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- Posted on Jan 14th 2010 5:00PM by Tad Hendrickson
Now in its sixth year, the festival has become something of an international jazz extravaganza. Fifty-five bands played during the course of two days in five different clubs in a two-block radius in the heart of New York's Greenwich Village. The price was a do-able $25 for one night and $30 for two. Knowing a good deal when they see it, 1,500 people showed up on Friday Jan. 8 and 2,500 made it out for Saturday, Jan. 9. Temperatures were well below freezing both days, so this meant some commitment on the part of fans.
What started as a jazz outgrowth of the Association of Performing Arts Presenters Conference, where lesser-known jazz artists performed with the idea of getting gigs with performing arts organizations all over the place, has become an event unto itself. Early on, local kids who liked music but not necessarily jazz, per se, started coming out to see these young-ish jazz bands play because they had friends in the band or because it gave them chance to see a ton of music for a relatively cheap price. It's refreshing to see, and gives one hope for jazz that if the music extends its hand with cheaper events, younger people will take it.
By the time Vijay Iyer's trio had finished playing its 11p.m. set at the flagship Le Poisson Rouge, Iyer [pictured] had announced that it was the best live audience ever (or something like that) and some guy had fainted mid-set because the room was so packed. Iyer is no unknown, having taking notices for best album of the year for his 'Historicity,' and this set was something of a victory lap for Iyer's band, as well as the festival, which just happened to have the recently dubbed hottest commodity in jazz. This was after high-profile live meeting between the heavily buzzed-about Jenny Scheinman on violin and the always newsworthy and interesting Jason Moran on piano.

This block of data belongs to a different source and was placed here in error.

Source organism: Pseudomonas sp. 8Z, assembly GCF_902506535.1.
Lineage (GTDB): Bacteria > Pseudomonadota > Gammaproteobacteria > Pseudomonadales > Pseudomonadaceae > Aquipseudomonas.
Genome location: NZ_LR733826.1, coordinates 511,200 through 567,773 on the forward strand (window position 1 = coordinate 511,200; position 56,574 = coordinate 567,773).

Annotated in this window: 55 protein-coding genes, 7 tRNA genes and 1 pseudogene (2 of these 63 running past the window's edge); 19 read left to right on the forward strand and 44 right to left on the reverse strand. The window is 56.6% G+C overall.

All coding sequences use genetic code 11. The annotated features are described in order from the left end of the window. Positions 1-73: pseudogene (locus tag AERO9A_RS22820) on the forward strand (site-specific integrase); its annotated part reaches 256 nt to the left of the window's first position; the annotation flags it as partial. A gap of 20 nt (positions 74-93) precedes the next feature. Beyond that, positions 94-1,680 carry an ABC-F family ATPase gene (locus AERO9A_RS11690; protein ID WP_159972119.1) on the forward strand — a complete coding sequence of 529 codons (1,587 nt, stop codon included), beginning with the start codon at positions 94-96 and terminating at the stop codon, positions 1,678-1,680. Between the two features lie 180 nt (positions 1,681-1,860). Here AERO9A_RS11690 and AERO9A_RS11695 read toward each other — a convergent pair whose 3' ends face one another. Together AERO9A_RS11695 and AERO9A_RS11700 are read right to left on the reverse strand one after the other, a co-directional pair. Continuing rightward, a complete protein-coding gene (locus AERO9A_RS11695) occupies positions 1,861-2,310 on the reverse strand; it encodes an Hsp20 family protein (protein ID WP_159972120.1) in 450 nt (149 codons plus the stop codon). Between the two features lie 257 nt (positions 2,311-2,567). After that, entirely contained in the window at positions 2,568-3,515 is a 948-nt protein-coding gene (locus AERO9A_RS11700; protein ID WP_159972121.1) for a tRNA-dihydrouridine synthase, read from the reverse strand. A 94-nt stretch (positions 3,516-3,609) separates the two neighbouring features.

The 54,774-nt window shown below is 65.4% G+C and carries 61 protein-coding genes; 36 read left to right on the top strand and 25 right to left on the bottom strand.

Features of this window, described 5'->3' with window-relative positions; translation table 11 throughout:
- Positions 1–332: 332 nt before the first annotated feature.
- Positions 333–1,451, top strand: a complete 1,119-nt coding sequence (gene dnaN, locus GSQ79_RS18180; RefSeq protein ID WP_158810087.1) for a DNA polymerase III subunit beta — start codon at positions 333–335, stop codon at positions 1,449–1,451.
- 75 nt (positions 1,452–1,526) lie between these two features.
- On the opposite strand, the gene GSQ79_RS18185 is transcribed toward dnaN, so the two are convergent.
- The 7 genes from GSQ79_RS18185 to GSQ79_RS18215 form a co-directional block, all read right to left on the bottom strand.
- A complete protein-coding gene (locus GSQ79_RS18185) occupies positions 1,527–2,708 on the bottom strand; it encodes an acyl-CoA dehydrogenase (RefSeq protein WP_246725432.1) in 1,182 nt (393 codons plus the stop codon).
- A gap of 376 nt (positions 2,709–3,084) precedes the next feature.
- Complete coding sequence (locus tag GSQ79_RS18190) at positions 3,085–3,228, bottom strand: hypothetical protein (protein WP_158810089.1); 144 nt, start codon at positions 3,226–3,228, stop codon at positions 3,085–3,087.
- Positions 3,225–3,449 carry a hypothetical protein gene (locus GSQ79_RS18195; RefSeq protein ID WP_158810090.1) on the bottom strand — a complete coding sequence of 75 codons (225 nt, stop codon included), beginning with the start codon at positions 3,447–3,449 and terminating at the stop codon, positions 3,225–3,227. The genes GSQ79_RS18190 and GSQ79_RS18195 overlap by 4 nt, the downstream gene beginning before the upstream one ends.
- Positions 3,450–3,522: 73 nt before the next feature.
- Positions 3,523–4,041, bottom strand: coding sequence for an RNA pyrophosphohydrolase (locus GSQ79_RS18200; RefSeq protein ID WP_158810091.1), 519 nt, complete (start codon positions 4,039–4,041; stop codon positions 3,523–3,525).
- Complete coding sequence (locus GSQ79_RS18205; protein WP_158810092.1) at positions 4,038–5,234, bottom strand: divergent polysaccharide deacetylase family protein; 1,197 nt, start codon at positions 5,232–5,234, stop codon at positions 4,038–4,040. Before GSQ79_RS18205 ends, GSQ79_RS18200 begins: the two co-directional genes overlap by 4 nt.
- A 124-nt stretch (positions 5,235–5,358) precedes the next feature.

The mighty Dr. Lonnie Smith packed them in at Sullivan Hall for his 9:30 set, which is no surprise. What was is that Gretchen Parlato's 7:30 in the same place had a line down the block as people waited in the cold to get in -- Parlato definitely deserves the attention for her intimate singsong vocals matched with a strong rhythmic phrasing as she and her piano trio tackled songs by Wayne Shorter ('ESP') and Herbie Hancock ('Butterfly') as well as the bossa nova standard 'Doralice.'
One band that hit me hard after I was underwhelmed by its CD was the JD Allen Trio. I need to go back to the recent 'Shine' for another listen because Allen's 9:15 set at Kenny's Castaways was a hard-charging-bop set that conjured late-'50s Coltrane and Sonny Rollins' 'Night at the Village Vanguard' from 1957. I liked the sax-bass-drums setup live because the sound seemed so direct, bracing, fiery and of the moment -- the band fed off the audience's raucous energy, giving it back in explosive volleys.
Actually, there was a nice run at Kenny's, where bassist Linda Oh preceded and Mike Reed's People Places and Things followed Allen's set. I heard good things about these two, and both bands lived up to expectations. Part of the reason I caught these three sets was that I wasn't able to make it into the Claudia Quintet, whom I've never seen but have loved its albums. The Bitter End, just a block from Kenny's, was packed to the gills, and while I'm sad to have missed the Claudia set and some others, as well, because rooms were at capacity (I didn't even bother with the small Zinc Bar), I'm happy to see these bands playing to capacity rooms. In this respect, it was a lot like SXSW or CMJ where you are not guaranteed entry to shows. So the heavily buzzed-about sets filled up fast, and you either waited in line or went early. The cold made the waiting part more difficult, and I wonder how many people camped out in a room to avoid this, at least for stretches at a time, but people did move around.
I probably could have seen more music than I did if I was a better clock-watcher and mapped out a plan ahead of time. But festivals seem to work best for me if I go with the flow and see where it takes me: bump into a friend and bounce with them to another show you hadn't planned on seeing; or you get locked out of a set and move onto something nearby. Suddenly, you find that you are loving it. Those are some the most satisfying "aha" moments for me. Taking music at face value without preconceptions. I didn't know who Ambrose Akinmusire and still don't know much, but he had a smoking set that recalled Freddie Hubbard when his quintet followed the William Parker Quartet. Now I need to go find out more. Perhaps he'll be next year's Vijay Iyer.
Here's what our friends at All About Jazz have been up to:
Gwilym Simcock: It's All Just Music
Eric Harland: Searching the Patterns in Life
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